Skip to main content

Make BP pay to restore Gulf

By David Yarnold, Special to CNN
updated 12:27 PM EST, Tue March 5, 2013
STORY HIGHLIGHTS
  • David Yarnold: BP is rightly on trial, potentially facing judgment in tens of billions
  • He says even if BP settles, it will send signal that U.S. enforces clean air, water rules
  • He says pollution of Gulf spill still present three years later; BP must be accountable
  • Yarnold: Big judgment will fund Gulf coast restoration and send message

Editor's note: David Yarnold is the president of the National Audubon Society.

(CNN) -- BP showed up in court last week, finally, nearly three years after the Deepwater Horizon disaster and the hell it unleashed on the Gulf Coast. It's a huge, high-stakes trial, and BP is taking the beating it's earned. Here's what's at stake for America if there is a judgment: potentially tens of billions of dollars that will be used to create jobs while restoring some of our most productive and vulnerable natural places.

Whether the trial results in a decision or a settlement, the outcome will send a signal about how serious this country is about enforcing its common-sense rules that guarantee clean air and waters.

BP and its partners have already confessed to criminal negligence in the 2010 blowout that killed 11 men and gushed nearly 5 million barrels of oil. Every part of the Gulf of Mexico ecosystem, from the deep-sea corals to dolphins to migratory birds, was affected. Gulf Coast residents suffered billions of dollars in economic losses, with effects that rippled across the country.

David Yarnold
David Yarnold

And despite those slick commercials that assure you all is well and then invite you to spend your tourism dollars on the Gulf Coast, the disaster is still unfolding. Last summer, scientists found traces of BP's oil and dispersant in the eggs of migratory white pelicans nesting all the way up in Minnesota. Oil is still present on the Gulf's beaches, in the marshes and under the water. It is working its way through the food chain, so it will be years before we understand the full extent of the disaster.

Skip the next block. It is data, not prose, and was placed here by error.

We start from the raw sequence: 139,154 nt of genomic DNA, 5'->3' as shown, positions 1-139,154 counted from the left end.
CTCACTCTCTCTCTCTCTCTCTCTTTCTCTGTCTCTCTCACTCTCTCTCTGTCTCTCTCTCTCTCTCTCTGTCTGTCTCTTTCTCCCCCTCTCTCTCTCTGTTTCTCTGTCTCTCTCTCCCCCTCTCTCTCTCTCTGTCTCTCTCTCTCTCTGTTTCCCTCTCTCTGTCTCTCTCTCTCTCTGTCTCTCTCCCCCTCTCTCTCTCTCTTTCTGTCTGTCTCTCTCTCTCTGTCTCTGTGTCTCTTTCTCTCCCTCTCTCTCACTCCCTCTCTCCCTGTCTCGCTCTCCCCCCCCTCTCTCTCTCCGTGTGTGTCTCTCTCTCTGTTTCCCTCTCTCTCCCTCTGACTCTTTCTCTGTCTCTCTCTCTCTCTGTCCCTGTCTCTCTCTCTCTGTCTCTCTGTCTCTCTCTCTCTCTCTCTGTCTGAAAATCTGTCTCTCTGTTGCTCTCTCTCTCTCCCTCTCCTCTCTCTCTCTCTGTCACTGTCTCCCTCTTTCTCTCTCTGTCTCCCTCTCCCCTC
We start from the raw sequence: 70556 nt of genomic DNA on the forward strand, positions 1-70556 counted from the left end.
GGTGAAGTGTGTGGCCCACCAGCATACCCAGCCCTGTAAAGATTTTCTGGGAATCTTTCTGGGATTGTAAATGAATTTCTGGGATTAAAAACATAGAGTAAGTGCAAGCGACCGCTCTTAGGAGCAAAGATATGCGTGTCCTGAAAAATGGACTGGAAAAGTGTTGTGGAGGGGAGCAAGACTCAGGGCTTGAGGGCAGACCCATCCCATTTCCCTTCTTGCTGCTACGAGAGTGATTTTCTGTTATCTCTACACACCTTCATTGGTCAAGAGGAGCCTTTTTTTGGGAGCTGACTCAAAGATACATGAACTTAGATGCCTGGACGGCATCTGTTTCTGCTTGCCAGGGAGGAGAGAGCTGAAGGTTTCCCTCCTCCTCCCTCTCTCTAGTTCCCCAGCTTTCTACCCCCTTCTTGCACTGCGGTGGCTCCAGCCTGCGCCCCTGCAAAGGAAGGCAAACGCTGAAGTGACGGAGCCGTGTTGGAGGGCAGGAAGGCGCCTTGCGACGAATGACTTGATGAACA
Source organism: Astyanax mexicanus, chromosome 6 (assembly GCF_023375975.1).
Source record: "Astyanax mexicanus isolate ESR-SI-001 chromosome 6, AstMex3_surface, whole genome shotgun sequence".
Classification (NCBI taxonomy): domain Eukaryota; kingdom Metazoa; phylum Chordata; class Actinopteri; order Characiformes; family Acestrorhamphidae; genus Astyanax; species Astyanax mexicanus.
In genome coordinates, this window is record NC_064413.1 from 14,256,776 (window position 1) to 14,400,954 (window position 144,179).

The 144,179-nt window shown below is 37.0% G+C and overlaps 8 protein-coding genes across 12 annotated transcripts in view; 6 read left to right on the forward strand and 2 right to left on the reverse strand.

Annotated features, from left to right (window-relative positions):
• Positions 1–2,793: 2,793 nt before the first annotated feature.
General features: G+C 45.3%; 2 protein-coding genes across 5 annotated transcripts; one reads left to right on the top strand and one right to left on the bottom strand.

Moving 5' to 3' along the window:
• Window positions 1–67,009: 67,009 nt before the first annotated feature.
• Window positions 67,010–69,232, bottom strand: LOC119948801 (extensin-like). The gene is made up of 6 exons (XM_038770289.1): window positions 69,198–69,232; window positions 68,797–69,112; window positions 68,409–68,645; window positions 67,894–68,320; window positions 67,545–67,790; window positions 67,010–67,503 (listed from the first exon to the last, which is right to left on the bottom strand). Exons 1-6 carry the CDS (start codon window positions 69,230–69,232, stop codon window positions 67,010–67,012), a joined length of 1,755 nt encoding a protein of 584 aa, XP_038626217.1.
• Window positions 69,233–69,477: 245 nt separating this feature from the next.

BP's billions at stake as courtroom showdown starts

Just Wednesday, in fact, the Gulf Restoration Network documented a fresh rash of tarballs on a Louisiana beach known as Elmer's Island -- a spot that gets re-oiled every time a storm stirs up BP's submerged goo. We're nearly three years in, and there's no end in sight.

Become a fan of CNNOpinion
Stay up to date on the latest opinion, analysis and conversations through social media. Join us at Facebook/CNNOpinion and follow us @CNNOpinion on Twitter. We welcome your ideas and comments.



That's why our justice system must hold BP and other polluters fully responsible under the law for the worst offshore oil disaster in history. How much could BP end up paying? BP is liable for up to $17.6 billion in penalties under the Clean Water Act if it is found grossly negligent. (And if this isn't gross negligence, it's hard to imagine what is.) Add to that figure the potential for tens of billions more in fines under the Oil Pollution Act.

This much is clear: The rules were put in place to deter and, if needed, to penalize the offenders. The Deepwater Horizon was the kind of disaster that was envisioned when the full force of these penalties was contemplated. Those penalties -- and nothing short -- are the fair outcome.

It wasn't surprising to see BP's stock rise when it agreed to an unprecedented $4.5 billion in criminal fines. The market was saying, in essence: Guys, it could have been a lot worse.

BP claims it now leads the way on safety

So we know that some amount of penalties -- a staggering amount by normal standards -- has already been "priced in" to BP's value. So, this isn't about whether BP will continue to be an ATM for shareholders. It will be. And we're not saying that there shouldn't be drilling in the Gulf Coast. We're saying that even megacorporations need to play by the rules.

Families 'pleased' with BP settlement
Transocean to pay $1.4B in fines